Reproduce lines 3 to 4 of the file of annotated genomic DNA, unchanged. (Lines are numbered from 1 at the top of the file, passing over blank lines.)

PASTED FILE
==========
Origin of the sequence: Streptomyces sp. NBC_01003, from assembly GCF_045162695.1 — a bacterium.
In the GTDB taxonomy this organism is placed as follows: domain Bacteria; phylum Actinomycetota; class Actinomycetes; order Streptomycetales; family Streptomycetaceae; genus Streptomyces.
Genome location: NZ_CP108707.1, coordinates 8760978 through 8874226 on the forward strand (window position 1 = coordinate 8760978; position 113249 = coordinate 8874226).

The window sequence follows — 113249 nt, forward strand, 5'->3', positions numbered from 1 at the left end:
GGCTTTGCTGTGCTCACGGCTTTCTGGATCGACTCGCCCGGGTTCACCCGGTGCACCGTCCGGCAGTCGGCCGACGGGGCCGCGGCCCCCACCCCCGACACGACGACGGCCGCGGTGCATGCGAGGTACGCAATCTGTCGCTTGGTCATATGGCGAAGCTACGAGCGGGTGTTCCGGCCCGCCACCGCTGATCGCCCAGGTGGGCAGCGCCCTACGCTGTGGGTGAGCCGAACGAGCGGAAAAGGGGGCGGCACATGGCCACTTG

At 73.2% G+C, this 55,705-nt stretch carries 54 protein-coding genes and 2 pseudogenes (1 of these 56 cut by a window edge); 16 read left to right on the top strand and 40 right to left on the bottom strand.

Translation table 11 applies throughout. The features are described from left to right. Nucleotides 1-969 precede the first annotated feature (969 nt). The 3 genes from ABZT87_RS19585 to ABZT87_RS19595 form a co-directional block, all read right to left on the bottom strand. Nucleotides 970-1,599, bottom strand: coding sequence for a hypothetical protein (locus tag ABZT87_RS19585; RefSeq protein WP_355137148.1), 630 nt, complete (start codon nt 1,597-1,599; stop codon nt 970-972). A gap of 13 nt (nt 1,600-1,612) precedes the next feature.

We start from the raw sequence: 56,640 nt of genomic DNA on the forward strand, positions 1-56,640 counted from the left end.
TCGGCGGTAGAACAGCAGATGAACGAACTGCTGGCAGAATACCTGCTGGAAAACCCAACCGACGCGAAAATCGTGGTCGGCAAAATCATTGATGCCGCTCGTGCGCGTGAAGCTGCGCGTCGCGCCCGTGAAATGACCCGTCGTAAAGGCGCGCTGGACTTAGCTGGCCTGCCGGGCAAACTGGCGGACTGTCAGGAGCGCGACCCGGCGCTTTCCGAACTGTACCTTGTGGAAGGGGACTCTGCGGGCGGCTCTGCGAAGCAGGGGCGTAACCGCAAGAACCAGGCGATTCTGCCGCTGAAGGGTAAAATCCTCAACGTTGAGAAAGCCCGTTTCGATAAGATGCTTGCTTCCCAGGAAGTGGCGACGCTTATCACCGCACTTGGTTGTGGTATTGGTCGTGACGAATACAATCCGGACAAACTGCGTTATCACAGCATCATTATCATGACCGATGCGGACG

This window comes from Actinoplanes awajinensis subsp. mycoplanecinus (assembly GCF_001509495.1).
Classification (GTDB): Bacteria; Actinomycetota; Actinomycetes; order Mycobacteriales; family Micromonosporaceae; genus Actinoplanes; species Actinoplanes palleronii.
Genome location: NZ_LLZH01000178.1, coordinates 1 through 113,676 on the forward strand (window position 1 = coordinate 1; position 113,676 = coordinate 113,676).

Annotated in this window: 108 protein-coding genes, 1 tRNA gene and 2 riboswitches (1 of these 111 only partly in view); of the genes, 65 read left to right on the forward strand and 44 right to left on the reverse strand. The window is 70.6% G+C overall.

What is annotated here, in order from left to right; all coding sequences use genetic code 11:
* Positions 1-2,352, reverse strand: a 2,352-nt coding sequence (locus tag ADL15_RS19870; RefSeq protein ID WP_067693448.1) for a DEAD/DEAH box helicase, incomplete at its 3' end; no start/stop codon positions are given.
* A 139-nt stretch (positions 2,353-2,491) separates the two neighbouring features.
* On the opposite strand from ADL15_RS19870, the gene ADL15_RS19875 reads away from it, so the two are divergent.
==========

Genome location: NZ_CP108707.1, coordinates 8760978 through 8874226 on the forward strand (window position 1 = coordinate 8760978; position 113249 = coordinate 8874226).

The window sequence follows — 113249 nt, forward strand, 5'->3', positions numbered from 1 at the left end: